Top 4 Nutrients for Teens from Dr. Kim Callaghan, ND

Posted by on March 19, 2020

Written by Dr. Kim Callaghan, ND, a naturoapthic doctor working in Bloor West Village.

Food can be easy, delicious, a fun social thing, a source of joy, and tradition. Nutrients are the bits and pieces that our bodies and brains use to build stuff, to move, to think, to feel. Food gives us those nutrients!

I see lots of teens in my naturopathic medical practice and it’s such an exciting time food-wise as they discover their own tastes, make their own choices, and learn how to choose and prepare their own food. Go teens!

When those food choices are full of great nutrition, teens’ health improves in a bunch of different ways, I’ve seen improvements in:

  • concentration and focus

  • school work, volunteer work, paid work

  • mood with decreases in anxiety and lifting of depressive symptoms, along with fewer ups and downs with mood

  • sleep and stamina for sports and academics

  • colds and flus, and hormonal changes

Great nutrition can help a body and brain participate in life to the fullest.

So without further ado, here are my top 4 nutrients needed for teens.


Almost everything is made from protein in the body. Protein chunks in the body are like the bricks of a house. Pieces of protein make up muscles, bones, skin, blood vessels, parts of the immune system, and messenger molecules like hormones and neurotransmitters in the brain. We use protein to repair things when they get broken and to carry around other nutrients as they travel through blood from place to place.

What does that look like in real life?

You’re dancing around the living room and you bash your leg on the coffee table. It swells up and a bruise forms. The body brings protein bits in the form of collagen to the injured site to patch it up and it should heal up in a few days. If there isn’t enough protein being eaten, that wound healing process takes much longer.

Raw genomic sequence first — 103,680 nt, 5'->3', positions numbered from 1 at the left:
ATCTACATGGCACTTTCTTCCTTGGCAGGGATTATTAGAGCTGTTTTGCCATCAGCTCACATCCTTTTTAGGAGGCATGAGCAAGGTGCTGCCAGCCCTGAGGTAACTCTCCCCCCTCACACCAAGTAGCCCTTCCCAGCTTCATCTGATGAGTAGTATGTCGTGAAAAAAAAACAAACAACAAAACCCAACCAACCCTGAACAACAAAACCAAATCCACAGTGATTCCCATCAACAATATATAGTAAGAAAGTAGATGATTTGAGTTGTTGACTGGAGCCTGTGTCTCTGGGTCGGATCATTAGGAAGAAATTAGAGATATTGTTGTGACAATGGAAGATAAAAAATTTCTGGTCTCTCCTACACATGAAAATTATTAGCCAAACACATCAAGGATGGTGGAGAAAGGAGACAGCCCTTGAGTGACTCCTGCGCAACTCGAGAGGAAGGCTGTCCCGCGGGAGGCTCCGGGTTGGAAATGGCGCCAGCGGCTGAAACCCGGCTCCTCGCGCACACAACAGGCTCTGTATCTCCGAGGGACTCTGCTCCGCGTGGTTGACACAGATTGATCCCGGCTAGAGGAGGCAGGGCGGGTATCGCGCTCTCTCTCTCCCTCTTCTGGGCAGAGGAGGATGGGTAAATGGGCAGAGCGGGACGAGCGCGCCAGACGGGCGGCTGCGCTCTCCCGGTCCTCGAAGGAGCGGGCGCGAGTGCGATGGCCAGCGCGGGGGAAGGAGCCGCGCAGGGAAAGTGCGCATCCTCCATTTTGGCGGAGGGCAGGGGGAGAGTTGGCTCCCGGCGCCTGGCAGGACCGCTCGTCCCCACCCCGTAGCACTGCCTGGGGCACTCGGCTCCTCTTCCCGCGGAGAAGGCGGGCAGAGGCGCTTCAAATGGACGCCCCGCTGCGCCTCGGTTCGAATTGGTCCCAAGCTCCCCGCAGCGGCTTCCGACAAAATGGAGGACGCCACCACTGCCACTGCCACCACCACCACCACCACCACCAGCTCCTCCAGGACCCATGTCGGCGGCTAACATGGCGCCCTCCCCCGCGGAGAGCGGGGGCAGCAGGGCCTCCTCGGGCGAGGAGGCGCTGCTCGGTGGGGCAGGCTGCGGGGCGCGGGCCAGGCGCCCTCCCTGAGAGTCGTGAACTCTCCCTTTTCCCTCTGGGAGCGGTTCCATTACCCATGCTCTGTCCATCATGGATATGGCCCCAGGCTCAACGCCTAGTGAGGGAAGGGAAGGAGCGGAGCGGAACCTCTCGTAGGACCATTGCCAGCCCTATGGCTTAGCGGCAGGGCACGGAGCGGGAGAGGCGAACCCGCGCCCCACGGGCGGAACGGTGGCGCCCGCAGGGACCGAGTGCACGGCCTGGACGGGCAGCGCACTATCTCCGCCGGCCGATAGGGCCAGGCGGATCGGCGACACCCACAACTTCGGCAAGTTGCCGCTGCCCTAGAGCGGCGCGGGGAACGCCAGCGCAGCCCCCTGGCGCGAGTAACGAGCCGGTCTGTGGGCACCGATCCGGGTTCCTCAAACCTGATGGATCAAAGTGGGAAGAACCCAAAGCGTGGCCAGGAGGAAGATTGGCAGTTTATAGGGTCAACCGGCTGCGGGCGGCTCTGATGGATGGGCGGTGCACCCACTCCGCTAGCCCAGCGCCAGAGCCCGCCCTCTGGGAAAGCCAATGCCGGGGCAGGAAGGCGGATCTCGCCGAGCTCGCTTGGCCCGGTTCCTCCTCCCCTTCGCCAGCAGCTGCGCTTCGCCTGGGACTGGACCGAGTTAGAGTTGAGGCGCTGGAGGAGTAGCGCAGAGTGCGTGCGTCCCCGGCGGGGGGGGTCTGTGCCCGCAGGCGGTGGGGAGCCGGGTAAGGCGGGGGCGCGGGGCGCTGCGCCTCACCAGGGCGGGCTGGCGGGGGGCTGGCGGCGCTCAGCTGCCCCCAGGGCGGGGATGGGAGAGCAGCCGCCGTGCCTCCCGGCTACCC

The same is true for the immune system. Imagine your classmate coughs all over you and you inhale a bunch of viruses. The immune system tags the viruses with a bit of protein called an antibody. Then a white blood cell comes along and chomps up the tagged virus. Without enough protein, these processes slow way down and the person who breathed in the viruses is sicker for a longer period of time.

Protein also impacts our neurotransmitters. A low protein situation can create or exacerbate anxiety and depression. Increase the protein and symptoms can improve. In fact, the therapists I work with comment that their clients have made greater strides in therapy when they make healthier food choices.

How much protein do teens need?

Around 50 g  / day. More if the teen is active. That’s quite a lot of protein. Here is a list of protein foods and how much protein they contain. Per 100mg of food:

  • Beef steak 31 g

  • Chicken breast 32 g

  • Tuna 23 g

  • Salmon 24 g

  • Cod 20 g

  • Eggs 12.5 g

  • Cheddar cheese 25 mg

  • Yogurt 5 g

  • Cow’s milk 3 g

  • Red lentils 7.6 g

  • Chickpeas 8 g

  • Kidney beans 7 g

  • Tofu 8 g

  • Oatmeal 11 g

  • Almonds 21 g

  • Walnuts 14 g

(Good) Fats

Fats are important for a number of things for teens. Perhaps most important is the brain!

Teen’s brains are working overtime learning facts and social cues, growing and feeling, and also learning how to store, access, and put together all of the information they gather. It’s truly astounding how much a teen’s brain is doing all the time.

Fats are required for all of these processes and healthy fats create better outcomes. Researchers have found that saturated fats and trans fats – the fats found in junk food, processed food, and deep fried foods – are associated with trouble with cognition (learning), increased anxiety, increased depression, and trouble with concentration and focus. While, healthy fats like omega 3 and omega 6 fats are associated with better academic scores, improved learning, more focus and fewer symptoms of anxiety and depression. Seems like the brain does best with great fat!

For teen girls, healthy fats are extra important. Saturated fats have been shown to increase how often girls get migraine headaches and they can contribute to worsened menstrual cramps. Choosing foods with healthy fats can improve migraines and ease cramps. Sounds good!

Skin is another important part of the body that needs healthy fats. Acne, psoriasis, and eczema all improve with healthier fat food choices and get worse with saturated and trans fats.

Here are some foods that provide healthy fats:

  • Fish

  • Coconut

  • Walnut 

  • Flax

  • Olive